Understanding the political crisis in Brazil

Lisa Desjardins, Paulo Sotero, Uri Friedman, Monica de Bolle and Brian Winter – NPR, 05/03/16

Last month in Brazil, the lower house of the country’s National Congress voted to impeach the president, Dilma Rousseff. There are the legal grounds for the move — alleged cooking of the government books. And then there are the political motives, which as many observers have pointed out, are what’s really driving the impeachment. Those have to do with a massive corruption scandal at Petrobras, the state owned oil company. Add to that a severe recession, and many Brazilians are not happy with how their country is being run. Guest host Lisa Desjardins gets an update on the political crisis in Brazil from our panel of guests.

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The real reason Dilma Rousseff’s enemies want her impeached

David Miranda – The Guardian, 04/21/2016

The story of Brazil’s political crisis, and the rapidly changing global perception of it, begins with its national media. The country’s dominant broadcast and print outlets are owned by a tiny handful of Brazil’s richest families, and are steadfastly conservative. For decades, those media outlets have been used to agitate for the Brazilian rich, ensuring that severe wealth inequality (and the political inequality that results) remains firmly in place.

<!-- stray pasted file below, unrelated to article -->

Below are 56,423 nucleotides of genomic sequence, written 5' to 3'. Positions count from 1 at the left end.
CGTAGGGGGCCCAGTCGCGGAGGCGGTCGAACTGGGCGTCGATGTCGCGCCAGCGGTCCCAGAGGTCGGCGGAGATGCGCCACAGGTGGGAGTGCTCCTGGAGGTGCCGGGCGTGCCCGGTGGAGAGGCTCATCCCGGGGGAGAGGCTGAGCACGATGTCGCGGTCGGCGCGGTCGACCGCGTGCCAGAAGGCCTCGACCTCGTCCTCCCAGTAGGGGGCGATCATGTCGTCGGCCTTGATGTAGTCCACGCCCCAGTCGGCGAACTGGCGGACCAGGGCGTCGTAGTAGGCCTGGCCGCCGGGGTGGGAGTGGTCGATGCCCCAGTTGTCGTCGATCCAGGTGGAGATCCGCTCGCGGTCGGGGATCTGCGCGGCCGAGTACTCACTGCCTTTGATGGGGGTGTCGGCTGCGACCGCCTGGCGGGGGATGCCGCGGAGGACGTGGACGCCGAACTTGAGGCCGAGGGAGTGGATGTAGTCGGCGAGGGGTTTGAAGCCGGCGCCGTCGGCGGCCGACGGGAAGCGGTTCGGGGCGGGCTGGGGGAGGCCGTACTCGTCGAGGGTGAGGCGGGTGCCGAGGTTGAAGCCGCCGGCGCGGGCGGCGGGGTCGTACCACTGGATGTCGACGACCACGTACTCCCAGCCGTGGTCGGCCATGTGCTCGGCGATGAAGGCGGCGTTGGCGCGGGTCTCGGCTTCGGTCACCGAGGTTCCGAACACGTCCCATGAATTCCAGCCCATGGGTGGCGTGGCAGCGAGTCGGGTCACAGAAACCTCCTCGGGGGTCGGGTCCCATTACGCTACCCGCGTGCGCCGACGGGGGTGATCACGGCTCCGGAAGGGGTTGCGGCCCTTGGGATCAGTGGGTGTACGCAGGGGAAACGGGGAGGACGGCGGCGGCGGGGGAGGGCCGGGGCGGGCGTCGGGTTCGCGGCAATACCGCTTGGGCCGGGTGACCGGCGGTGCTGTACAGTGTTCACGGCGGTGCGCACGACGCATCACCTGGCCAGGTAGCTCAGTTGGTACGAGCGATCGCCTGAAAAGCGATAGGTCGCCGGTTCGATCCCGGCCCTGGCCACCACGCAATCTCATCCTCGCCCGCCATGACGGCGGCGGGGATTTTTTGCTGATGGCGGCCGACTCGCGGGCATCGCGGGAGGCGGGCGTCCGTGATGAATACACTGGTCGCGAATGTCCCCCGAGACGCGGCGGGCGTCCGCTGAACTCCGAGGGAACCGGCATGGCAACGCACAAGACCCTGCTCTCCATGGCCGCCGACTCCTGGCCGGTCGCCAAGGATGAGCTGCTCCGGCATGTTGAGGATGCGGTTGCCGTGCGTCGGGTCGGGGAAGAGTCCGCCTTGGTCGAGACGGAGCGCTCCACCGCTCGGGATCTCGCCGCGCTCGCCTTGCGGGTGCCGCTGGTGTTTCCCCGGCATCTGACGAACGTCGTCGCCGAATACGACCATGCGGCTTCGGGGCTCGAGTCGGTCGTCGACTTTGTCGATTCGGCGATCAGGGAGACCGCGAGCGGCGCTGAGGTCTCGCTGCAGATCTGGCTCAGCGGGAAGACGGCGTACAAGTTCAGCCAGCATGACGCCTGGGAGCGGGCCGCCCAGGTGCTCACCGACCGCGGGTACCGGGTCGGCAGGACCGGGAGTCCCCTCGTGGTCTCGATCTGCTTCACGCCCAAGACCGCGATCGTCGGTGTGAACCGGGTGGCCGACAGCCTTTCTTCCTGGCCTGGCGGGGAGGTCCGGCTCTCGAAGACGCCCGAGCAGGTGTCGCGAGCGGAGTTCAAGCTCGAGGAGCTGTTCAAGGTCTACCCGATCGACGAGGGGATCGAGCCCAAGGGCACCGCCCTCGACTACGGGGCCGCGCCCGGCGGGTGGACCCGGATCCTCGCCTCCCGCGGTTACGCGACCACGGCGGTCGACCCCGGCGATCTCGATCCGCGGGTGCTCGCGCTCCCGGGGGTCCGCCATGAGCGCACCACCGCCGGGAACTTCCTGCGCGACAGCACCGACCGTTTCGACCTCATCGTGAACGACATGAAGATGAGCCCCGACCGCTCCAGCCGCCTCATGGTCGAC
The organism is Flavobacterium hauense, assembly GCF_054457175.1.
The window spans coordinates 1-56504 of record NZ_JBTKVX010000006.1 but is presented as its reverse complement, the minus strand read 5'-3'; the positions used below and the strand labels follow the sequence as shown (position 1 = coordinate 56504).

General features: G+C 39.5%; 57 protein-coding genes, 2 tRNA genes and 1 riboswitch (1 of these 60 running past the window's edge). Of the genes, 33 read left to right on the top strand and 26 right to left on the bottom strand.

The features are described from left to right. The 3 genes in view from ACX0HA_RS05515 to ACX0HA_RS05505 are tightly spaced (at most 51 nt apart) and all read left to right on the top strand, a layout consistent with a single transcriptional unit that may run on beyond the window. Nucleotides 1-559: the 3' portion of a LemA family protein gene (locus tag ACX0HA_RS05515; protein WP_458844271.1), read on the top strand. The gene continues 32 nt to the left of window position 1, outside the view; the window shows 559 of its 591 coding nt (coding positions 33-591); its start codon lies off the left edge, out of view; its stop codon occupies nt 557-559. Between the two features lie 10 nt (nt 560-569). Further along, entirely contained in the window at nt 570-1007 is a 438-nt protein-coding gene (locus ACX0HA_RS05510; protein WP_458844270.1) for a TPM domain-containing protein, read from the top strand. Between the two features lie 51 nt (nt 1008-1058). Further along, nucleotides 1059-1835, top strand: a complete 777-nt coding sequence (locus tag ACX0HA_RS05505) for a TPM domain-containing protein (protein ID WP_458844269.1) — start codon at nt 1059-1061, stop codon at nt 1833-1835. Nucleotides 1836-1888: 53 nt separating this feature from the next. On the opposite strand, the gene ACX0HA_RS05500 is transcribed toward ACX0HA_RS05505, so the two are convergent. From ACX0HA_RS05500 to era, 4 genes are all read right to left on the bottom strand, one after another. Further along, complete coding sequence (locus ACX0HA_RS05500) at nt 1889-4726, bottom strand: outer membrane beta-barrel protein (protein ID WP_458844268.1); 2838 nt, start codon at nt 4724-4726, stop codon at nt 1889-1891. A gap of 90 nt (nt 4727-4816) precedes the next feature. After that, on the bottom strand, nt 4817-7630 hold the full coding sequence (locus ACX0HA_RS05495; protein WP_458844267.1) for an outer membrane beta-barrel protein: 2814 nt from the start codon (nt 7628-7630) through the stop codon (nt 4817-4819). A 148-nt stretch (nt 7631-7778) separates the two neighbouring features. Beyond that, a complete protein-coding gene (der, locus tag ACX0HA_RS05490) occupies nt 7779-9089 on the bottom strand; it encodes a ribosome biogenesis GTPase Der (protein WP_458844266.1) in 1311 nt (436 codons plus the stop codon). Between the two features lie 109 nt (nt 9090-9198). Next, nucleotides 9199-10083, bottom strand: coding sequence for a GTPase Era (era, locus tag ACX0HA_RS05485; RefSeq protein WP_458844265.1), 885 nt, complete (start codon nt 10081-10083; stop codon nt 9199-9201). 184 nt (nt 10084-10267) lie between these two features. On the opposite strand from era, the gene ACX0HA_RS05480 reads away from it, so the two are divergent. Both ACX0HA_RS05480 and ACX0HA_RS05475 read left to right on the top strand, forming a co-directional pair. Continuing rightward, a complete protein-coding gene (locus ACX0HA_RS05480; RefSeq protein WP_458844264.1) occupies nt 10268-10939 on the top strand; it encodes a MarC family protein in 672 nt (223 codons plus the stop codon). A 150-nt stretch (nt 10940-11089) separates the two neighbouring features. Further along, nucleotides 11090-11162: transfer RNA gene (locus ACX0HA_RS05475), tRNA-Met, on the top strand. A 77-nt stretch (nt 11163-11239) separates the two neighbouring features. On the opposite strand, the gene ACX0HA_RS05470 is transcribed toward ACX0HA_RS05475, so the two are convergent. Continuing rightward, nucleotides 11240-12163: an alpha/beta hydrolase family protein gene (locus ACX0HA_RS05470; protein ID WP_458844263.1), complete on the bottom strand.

Indeed, most of today’s largest media outlets – that appear respectable to outsiders – supported the 1964 military coup that ushered in two decades of rightwing dictatorship and further enriched the nation’s oligarchs. This key historical event still casts a shadow over the country’s identity and politics. Those corporations – led by the multiple media arms of the Globo organisation –heralded that coup as a noble blow against a corrupt, democratically elected liberal government. Sound familiar?

For more than a year, those same media outlets have peddled a self-serving narrative: an angry citizenry, driven by fury over government corruption, rising against and demanding the overthrow of Brazil’s first female president, Dilma Rousseff, and her Workers’ party (PT). The world saw endless images of huge crowds of protesters in the streets, always an inspiring sight.

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OECD Sees Brazil 2016 Recession Deepening to 4% Drop

David Biller – Bloomberg, 02/18/2016

The OECD more than doubled its forecast for Brazil’s 2016 recession, projecting it will be even worse than last year. That makes it more bearish than the International Monetary Fund and most analysts surveyed by Bloomberg.

Brazil’s economy will contract 4 percent this year after a 3.8 percent recession in 2015, the Organization for Economic Cooperation and Development said Thursday in a report. The 2016 forecast was revised down from a prior 1.2 percent decline, and is worse than estimates of all but two of 35 analysts surveyed by Bloomberg. Their median forecast is for a 2.8 percent drop this year after a 3.7 percent decline last year.